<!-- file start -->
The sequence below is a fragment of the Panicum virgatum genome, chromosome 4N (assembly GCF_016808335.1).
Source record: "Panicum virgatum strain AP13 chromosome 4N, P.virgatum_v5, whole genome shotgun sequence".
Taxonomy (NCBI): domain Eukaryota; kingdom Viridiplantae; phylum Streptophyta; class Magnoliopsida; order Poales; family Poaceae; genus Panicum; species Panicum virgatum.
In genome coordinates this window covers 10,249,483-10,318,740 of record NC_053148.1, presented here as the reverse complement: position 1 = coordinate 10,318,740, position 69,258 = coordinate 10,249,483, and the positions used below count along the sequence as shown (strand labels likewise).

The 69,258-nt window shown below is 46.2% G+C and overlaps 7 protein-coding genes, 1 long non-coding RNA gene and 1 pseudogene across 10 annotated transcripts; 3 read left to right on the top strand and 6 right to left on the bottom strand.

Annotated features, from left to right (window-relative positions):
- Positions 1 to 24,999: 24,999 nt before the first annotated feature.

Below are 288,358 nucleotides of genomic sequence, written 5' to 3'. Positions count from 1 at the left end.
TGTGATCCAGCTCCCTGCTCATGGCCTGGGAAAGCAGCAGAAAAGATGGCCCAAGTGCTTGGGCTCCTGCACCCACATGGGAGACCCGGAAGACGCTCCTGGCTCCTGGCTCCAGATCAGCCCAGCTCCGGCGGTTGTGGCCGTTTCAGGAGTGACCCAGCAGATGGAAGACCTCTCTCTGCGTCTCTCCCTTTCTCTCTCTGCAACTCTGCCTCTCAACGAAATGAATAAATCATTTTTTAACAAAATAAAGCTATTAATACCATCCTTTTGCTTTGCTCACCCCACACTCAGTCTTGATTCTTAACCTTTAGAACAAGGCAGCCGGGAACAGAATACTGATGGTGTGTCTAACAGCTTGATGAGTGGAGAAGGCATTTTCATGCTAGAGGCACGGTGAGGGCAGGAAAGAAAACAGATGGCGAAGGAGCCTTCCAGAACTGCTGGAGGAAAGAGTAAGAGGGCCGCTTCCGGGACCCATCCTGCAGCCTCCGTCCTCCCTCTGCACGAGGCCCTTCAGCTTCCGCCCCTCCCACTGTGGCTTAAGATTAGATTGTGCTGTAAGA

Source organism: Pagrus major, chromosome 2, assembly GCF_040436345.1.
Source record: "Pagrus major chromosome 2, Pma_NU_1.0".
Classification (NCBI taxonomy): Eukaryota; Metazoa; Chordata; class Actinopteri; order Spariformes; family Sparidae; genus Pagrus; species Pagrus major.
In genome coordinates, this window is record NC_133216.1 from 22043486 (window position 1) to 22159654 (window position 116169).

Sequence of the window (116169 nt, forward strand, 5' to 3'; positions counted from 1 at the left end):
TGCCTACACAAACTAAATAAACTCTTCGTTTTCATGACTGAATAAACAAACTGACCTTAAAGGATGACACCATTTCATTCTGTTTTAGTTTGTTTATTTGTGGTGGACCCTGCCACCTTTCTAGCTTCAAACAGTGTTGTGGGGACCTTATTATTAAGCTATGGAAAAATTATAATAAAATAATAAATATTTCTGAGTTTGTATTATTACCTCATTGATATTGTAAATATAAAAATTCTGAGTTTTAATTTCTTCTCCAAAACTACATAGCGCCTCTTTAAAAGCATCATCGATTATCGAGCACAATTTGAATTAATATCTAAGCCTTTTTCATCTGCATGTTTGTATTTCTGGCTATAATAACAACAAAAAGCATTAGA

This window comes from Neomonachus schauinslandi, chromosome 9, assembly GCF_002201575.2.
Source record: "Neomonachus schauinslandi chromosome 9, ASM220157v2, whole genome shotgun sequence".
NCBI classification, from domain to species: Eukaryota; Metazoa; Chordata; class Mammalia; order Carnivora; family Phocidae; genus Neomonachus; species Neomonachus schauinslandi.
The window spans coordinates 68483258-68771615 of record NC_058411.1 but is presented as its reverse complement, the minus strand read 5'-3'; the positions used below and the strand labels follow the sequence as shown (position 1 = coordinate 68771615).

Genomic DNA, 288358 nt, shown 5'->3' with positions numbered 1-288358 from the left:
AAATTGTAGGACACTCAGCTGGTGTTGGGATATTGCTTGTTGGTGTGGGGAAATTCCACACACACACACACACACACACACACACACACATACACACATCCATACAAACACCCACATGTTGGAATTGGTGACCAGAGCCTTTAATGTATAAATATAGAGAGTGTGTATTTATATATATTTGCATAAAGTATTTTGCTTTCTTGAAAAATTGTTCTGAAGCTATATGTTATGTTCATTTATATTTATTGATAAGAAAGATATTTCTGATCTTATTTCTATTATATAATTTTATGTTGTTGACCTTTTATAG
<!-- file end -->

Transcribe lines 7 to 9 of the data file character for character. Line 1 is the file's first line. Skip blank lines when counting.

- Positions 1 to 24,999: 24,999 nt before the first annotated feature.

Below are 288,358 nucleotides of genomic sequence, written 5' to 3'. Positions count from 1 at the left end.
TGTGATCCAGCTCCCTGCTCATGGCCTGGGAAAGCAGCAGAAAAGATGGCCCAAGTGCTTGGGCTCCTGCACCCACATGGGAGACCCGGAAGACGCTCCTGGCTCCTGGCTCCAGATCAGCCCAGCTCCGGCGGTTGTGGCCGTTTCAGGAGTGACCCAGCAGATGGAAGACCTCTCTCTGCGTCTCTCCCTTTCTCTCTCTGCAACTCTGCCTCTCAACGAAATGAATAAATCATTTTTTAACAAAATAAAGCTATTAATACCATCCTTTTGCTTTGCTCACCCCACACTCAGTCTTGATTCTTAACCTTTAGAACAAGGCAGCCGGGAACAGAATACTGATGGTGTGTCTAACAGCTTGATGAGTGGAGAAGGCATTTTCATGCTAGAGGCACGGTGAGGGCAGGAAAGAAAACAGATGGCGAAGGAGCCTTCCAGAACTGCTGGAGGAAAGAGTAAGAGGGCCGCTTCCGGGACCCATCCTGCAGCCTCCGTCCTCCCTCTGCACGAGGCCCTTCAGCTTCCGCCCCTCCCACTGTGGCTTAAGATTAGATTGTGCTGTAAGA